Coronavirus cases in care homes spiral again

The coronavirus is spreading through care homes again, according to leaked documents that show the government is failing to protect the most vulnerable from the spiralling number of cases.

Gabriel Pogrund, Tom Calver and Rosamund Urwin www.thetimes.co.uk

A Department of Health report marked “official sensitive” and circulated on Friday stated that the rate of the coronavirus recorded through satellite tests — almost all of which take place in care homes — had quadrupled since the start of the month. It now stands at an estimated 1,100 new cases every day.

Matt Hancock, the health secretary, took an emergency update on Wednesday saying that outbreaks had been detected in 43 care homes after months of calm.

On Friday night he wrote to care home leaders to confirm that the virus had reappeared: “The infections are mainly affecting the workforce but clearly there is a risk the virus will spread to residents or to other parts of the care sector.

“Unfortunately, in some care homes, with recent outbreaks, this does appear to have occurred, with residents also becoming infected.”

A memo sent to the health secretary’s team lists care homes in Bristol, Nottinghamshire, Wiltshire and Wolverhampton as among the worst hit.

At the start of the pandemic the decision to move hospital patients into care homes, often without testing, contributed to 20,000 Covid-related deaths.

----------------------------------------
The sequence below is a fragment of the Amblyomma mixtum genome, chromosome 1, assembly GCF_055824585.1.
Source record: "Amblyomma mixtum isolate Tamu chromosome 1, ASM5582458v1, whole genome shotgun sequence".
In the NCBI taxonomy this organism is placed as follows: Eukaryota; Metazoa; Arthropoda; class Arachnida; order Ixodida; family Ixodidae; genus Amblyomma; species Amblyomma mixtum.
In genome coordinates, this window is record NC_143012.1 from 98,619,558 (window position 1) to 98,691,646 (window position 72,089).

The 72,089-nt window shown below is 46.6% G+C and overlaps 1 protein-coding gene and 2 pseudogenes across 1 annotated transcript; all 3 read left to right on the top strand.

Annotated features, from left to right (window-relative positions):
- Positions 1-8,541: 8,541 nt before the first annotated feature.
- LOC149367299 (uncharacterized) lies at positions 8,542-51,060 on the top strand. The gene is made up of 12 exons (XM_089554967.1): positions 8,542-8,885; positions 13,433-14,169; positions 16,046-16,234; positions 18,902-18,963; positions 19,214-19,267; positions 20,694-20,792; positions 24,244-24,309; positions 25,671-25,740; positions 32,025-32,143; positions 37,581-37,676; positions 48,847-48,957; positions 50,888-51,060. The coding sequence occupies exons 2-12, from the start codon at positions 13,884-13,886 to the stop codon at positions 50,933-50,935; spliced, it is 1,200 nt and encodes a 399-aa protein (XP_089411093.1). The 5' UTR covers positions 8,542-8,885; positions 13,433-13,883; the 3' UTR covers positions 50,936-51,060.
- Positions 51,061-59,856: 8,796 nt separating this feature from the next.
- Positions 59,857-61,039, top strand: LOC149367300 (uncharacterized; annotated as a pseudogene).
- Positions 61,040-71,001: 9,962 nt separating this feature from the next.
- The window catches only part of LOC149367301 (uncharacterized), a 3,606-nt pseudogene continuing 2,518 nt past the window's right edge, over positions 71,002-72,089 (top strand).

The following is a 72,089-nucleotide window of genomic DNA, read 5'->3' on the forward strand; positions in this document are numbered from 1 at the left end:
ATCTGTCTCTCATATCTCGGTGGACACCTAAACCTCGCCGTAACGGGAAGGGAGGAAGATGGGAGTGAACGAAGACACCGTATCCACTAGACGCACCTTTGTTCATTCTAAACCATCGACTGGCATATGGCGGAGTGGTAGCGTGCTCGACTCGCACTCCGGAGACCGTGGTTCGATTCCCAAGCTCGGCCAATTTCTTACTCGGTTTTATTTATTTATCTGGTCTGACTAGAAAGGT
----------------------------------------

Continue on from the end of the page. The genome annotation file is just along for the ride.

To prevent another outbreak, the government promised weekly testing for staff and monthly tests for care home residents in July. It reached the target only last week.

The majority (52%) of Covid-19 tests carried out by care homes take more than 72 hours to be processed.

In his message to care homes, Hancock ended with a warning about the potential dangers as winter approaches: “This winter will place unique pressures on the health and care system. Covid-19 will be circulating with seasonal flu and other viruses and transmission may increase.”

On the same day, scientists at Imperial College London warned that the R infection rate had reached 1.7 — meaning that cases were doubling each week.

Last week care homes in Newcastle, Gateshead and Sunderland shut their doors to visitors because of early signs that the virus was returning.

Jon Ashworth, the shadow health secretary, said: “Failures over tracing and isolation now mean infections are rising. Failure to protect care homes early on meant many lost their lives. It would be unforgivable if the same mistakes were made again.”

A health department source said: “We have been doing everything we can to ensure care home residents and staff are protected, including testing all residents and staff; provided 200 million items of protective equipment, ring-fenced £600m to prevent infections in care homes and made a further £3.7bn available to councils to address pandemic pressures.”

 

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